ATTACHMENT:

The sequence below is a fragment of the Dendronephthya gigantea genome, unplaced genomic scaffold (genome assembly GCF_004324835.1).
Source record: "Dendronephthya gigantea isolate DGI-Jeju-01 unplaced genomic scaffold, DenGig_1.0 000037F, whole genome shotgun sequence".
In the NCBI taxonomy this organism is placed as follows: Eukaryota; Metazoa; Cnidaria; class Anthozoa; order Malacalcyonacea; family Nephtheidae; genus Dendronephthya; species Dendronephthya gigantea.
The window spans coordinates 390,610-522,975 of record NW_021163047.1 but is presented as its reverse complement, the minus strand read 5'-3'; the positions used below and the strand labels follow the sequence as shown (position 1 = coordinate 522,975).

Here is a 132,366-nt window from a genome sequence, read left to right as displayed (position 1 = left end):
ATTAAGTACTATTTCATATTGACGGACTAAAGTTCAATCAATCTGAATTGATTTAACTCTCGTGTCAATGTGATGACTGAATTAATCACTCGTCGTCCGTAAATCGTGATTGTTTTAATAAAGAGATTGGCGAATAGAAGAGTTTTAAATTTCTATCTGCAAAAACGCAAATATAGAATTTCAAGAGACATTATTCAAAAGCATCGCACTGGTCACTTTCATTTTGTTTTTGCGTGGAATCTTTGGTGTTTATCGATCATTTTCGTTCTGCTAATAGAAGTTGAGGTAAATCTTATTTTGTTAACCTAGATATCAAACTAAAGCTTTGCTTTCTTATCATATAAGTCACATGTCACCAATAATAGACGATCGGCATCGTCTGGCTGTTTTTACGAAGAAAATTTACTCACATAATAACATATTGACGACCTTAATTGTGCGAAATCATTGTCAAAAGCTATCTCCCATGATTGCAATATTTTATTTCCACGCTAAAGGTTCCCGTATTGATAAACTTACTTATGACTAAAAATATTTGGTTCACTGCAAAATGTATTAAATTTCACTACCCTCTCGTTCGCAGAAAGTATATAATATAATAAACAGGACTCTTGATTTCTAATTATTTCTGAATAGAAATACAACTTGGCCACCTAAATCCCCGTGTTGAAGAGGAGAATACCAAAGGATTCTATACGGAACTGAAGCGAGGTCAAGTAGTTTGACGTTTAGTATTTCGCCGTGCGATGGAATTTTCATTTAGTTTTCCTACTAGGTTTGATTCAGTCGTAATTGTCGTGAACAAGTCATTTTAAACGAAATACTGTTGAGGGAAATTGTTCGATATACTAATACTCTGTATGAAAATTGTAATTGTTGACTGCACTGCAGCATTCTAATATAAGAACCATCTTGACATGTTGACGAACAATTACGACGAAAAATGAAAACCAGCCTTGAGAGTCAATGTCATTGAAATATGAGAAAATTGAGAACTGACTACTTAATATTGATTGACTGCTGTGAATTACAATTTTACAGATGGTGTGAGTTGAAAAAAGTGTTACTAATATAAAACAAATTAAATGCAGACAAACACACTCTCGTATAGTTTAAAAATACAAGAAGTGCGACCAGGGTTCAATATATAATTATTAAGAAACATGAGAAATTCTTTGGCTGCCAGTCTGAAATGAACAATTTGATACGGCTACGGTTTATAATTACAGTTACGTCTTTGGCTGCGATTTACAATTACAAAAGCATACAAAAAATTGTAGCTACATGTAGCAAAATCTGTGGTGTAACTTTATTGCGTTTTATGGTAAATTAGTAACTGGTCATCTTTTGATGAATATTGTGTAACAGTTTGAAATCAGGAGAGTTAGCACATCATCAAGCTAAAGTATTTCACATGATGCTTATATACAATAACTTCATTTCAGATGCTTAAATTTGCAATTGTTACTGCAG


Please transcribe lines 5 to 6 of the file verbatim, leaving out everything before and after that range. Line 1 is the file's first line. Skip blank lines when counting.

Here is a 132,366-nt window from a genome sequence, read left to right as displayed (position 1 = left end):
ATTAAGTACTATTTCATATTGACGGACTAAAGTTCAATCAATCTGAATTGATTTAACTCTCGTGTCAATGTGATGACTGAATTAATCACTCGTCGTCCGTAAATCGTGATTGTTTTAATAAAGAGATTGGCGAATAGAAGAGTTTTAAATTTCTATCTGCAAAAACGCAAATATAGAATTTCAAGAGACATTATTCAAAAGCATCGCACTGGTCACTTTCATTTTGTTTTTGCGTGGAATCTTTGGTGTTTATCGATCATTTTCGTTCTGCTAATAGAAGTTGAGGTAAATCTTATTTTGTTAACCTAGATATCAAACTAAAGCTTTGCTTTCTTATCATATAAGTCACATGTCACCAATAATAGACGATCGGCATCGTCTGGCTGTTTTTACGAAGAAAATTTACTCACATAATAACATATTGACGACCTTAATTGTGCGAAATCATTGTCAAAAGCTATCTCCCATGATTGCAATATTTTATTTCCACGCTAAAGGTTCCCGTATTGATAAACTTACTTATGACTAAAAATATTTGGTTCACTGCAAAATGTATTAAATTTCACTACCCTCTCGTTCGCAGAAAGTATATAATATAATAAACAGGACTCTTGATTTCTAATTATTTCTGAATAGAAATACAACTTGGCCACCTAAATCCCCGTGTTGAAGAGGAGAATACCAAAGGATTCTATACGGAACTGAAGCGAGGTCAAGTAGTTTGACGTTTAGTATTTCGCCGTGCGATGGAATTTTCATTTAGTTTTCCTACTAGGTTTGATTCAGTCGTAATTGTCGTGAACAAGTCATTTTAAACGAAATACTGTTGAGGGAAATTGTTCGATATACTAATACTCTGTATGAAAATTGTAATTGTTGACTGCACTGCAGCATTCTAATATAAGAACCATCTTGACATGTTGACGAACAATTACGACGAAAAATGAAAACCAGCCTTGAGAGTCAATGTCATTGAAATATGAGAAAATTGAGAACTGACTACTTAATATTGATTGACTGCTGTGAATTACAATTTTACAGATGGTGTGAGTTGAAAAAAGTGTTACTAATATAAAACAAATTAAATGCAGACAAACACACTCTCGTATAGTTTAAAAATACAAGAAGTGCGACCAGGGTTCAATATATAATTATTAAGAAACATGAGAAATTCTTTGGCTGCCAGTCTGAAATGAACAATTTGATACGGCTACGGTTTATAATTACAGTTACGTCTTTGGCTGCGATTTACAATTACAAAAGCATACAAAAAATTGTAGCTACATGTAGCAAAATCTGTGGTGTAACTTTATTGCGTTTTATGGTAAATTAGTAACTGGTCATCTTTTGATGAATATTGTGTAACAGTTTGAAATCAGGAGAGTTAGCACATCATCAAGCTAAAGTATTTCACATGATGCTTATATACAATAACTTCATTTCAGATGCTTAAATTTGCAATTGTTACTGCAG